COVID-19 Redefines Learning: At-Home Tips for Lake Country Parents
Updated: Apr 6
Due to COVID-19, parents across the Okanagan are preparing themselves for supporting their children with at-home instruction. Without a doubt, the consideration of this task can be challenging for parents, teachers and children alike.
Between school and work obligations, it’s rare for parents and children to have this much time together - so there’s excellent potential for bonding and reconnection. While parents are adjusting to this new scenario, it’s crucial to organize outside resources and positive avenues that will lead to greater success and transition. Whatever coping skills and educational supports you choose, it is essential to remember that you’re not alone on this journey and that your child’s teacher is just an email away. Set up your network, a.k.a. Lifeline
Check-in with other parents to see what they’ve found useful or to ask if they need help. Share your concerns and valuable hints. Set up a parent Zoom, Facebook group or a Whatsapp chat for you and other parents to connect, share interests, and support each other. When things get stressful - take a break, pick up the phone and call a friend, or get out into your yard. Whatever coping skills and educational supports you choose, it is essential to remember that you’re not alone on this journey and that your child’s teacher is just an email away. It will be vital for parents to brush up on their technical skills. If you aren’t up-to-date with online classroom tools your kids may already be familiar with, spend some time with Google Classroom, and video conferencing software like Zoom. The internet is rich with resources - check out educational platforms like:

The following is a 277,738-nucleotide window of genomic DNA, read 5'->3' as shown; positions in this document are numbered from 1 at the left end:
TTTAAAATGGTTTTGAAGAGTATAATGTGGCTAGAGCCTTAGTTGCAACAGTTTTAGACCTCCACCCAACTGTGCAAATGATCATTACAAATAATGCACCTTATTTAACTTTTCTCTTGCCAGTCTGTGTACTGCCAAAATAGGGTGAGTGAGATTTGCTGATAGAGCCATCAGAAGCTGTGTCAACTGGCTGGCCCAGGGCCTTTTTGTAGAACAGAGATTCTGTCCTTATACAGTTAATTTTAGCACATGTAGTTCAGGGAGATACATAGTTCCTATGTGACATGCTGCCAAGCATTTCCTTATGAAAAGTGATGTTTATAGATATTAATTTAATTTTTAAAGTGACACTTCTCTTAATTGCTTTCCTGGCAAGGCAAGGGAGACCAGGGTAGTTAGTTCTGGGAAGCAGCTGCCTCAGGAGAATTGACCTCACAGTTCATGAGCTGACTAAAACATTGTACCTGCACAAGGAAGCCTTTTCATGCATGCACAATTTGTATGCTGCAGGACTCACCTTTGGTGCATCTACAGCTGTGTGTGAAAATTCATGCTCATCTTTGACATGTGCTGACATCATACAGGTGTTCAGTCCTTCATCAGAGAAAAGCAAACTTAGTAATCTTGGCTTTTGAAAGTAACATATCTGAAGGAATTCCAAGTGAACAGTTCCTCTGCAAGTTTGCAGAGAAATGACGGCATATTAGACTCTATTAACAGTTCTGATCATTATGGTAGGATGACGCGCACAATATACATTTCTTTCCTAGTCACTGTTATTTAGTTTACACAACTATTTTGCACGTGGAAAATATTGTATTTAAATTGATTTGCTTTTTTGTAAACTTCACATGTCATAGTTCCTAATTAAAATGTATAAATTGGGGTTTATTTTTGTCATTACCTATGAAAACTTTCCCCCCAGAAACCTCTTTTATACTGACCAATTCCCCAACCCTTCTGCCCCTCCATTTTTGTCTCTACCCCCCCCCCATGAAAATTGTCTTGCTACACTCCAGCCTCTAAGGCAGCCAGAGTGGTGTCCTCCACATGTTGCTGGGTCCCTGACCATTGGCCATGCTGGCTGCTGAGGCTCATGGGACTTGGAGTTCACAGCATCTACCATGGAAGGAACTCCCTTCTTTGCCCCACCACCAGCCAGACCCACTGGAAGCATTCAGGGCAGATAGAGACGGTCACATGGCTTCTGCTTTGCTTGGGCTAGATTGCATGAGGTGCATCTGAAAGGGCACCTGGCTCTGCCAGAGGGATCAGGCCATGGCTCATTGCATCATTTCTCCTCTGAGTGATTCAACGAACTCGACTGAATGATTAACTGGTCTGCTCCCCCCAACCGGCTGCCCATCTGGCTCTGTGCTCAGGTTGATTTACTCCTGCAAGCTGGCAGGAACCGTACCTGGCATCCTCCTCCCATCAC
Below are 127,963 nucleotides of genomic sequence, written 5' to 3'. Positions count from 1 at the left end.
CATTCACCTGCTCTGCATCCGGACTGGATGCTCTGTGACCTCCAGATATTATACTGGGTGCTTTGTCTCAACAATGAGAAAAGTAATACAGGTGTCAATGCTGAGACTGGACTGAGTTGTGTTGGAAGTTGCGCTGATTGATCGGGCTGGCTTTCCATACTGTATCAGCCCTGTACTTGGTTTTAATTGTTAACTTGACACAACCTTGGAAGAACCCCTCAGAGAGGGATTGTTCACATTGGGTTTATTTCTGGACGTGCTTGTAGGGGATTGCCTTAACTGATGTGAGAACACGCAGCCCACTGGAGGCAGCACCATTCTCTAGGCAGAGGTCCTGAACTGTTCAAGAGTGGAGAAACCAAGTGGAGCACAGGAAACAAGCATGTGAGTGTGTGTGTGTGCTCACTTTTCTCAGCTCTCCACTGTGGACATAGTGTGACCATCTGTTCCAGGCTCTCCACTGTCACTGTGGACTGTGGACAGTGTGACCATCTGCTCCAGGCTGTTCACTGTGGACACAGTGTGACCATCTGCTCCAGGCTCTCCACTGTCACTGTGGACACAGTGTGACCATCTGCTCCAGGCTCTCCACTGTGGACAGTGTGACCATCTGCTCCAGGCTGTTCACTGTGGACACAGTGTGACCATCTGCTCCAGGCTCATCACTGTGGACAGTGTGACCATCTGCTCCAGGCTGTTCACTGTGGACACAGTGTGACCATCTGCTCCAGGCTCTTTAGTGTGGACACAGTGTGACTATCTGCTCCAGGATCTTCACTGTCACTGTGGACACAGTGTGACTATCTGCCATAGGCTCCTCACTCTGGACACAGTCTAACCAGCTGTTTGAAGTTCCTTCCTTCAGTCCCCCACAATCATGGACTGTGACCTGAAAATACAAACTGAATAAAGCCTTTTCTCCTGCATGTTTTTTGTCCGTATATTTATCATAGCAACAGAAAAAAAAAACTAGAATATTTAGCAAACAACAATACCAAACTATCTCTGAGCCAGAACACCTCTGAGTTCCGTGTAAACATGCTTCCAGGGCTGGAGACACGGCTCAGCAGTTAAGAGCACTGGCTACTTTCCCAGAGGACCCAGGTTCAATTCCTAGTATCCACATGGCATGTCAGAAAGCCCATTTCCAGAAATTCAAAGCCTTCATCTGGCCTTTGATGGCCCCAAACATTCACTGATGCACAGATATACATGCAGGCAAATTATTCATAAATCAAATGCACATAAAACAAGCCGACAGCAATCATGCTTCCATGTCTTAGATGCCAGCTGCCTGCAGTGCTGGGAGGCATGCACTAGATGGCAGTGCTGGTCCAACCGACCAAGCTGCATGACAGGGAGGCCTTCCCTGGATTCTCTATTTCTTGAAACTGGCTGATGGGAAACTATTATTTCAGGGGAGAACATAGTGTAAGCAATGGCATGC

• openschool.bc.ca/keeplearning - BC Education website with resources for parents • Khan Academy - free and world-class education for curious minds across the globe. • Duolingo - Learn a language for free. • Photomath - Scan. Solve. Learn. This app itself teaches you how to solve mathematical questions through step by step explanations and instructions. As you prepare for the new normal, here are a few more tips to help your family adjust to the new reality of learning at home. 1. Minimize Distractions: As much as you can, minimize distractions both in your physical and your digital environment. Close web browser windows not relevant to your learning, keep the TV off, put away phones. 2. Make Space for Learning Kids achieve their best work in a quiet, comfortable and dedicated space devoted to learning. Ideally, this will be a different set-up than where they usually play games or watch television. Once it is all set up, check out their sitting and viewing posture. 3. Set Aside Time for Learning: Help your children by providing them with a structure and routine. But online learning doesn’t mean you have to schedule six-hour blocks, five days a week. Follow the teacher’s lead. Be flexible. Be patient. And be prepared for good days and bumpy ones. 4. Schedule Breaks Make sure your kids take plenty of breaks to get physical activity and time away from screens. Encourage them to get up, get some fresh air so that they are not sedentary for the entire day. 5. Devices and Screen Time To help minimize feelings of social isolation, encourage video chatting or text messaging rather than simply scrolling through social media. 6. Dust off Your Bookshelf Encourage print and book reading. Overuse of screens can have adverse impacts on young brains. Read together. Read out loud. Look at the pictures and talk about them. 7. Plan your Work and Work your Plan Proper planning can relieve stress for both children and parents. Check-in with your kids about their plans and help them develop a written schedule not only for the day but for the week as a whole. 8. Monitor the Progress and the Process Look at your children’s eyes to see if they are following along with the screen. Check if they’re taking notes or zoning out. Ask questions at the end of a lesson. It’s an essential practice to confirm that your children are indeed learning. 9. Not a Staycation Even though staying home from school might feel like a holiday, remind your kids that they’re not on vacation. Assignments, grades, requirements and tests aren’t going away just because classes have moved online. 10. Don’t forget to have fun! Please Remember... We are all faced with uncertainty during the COVID-19 pandemic. It is important to monitor and take care of our mental health. If you need someone supportive to talk to, call the BC Mental Health Support Line at 310-6789 (no area code) at any time. For online information and self-management strategies for anxiety, visit AnxietyBC. If you need more information about local services, please call the Lake Country Health Resource Centre 778 215 5247. If it is an emergency, call 911.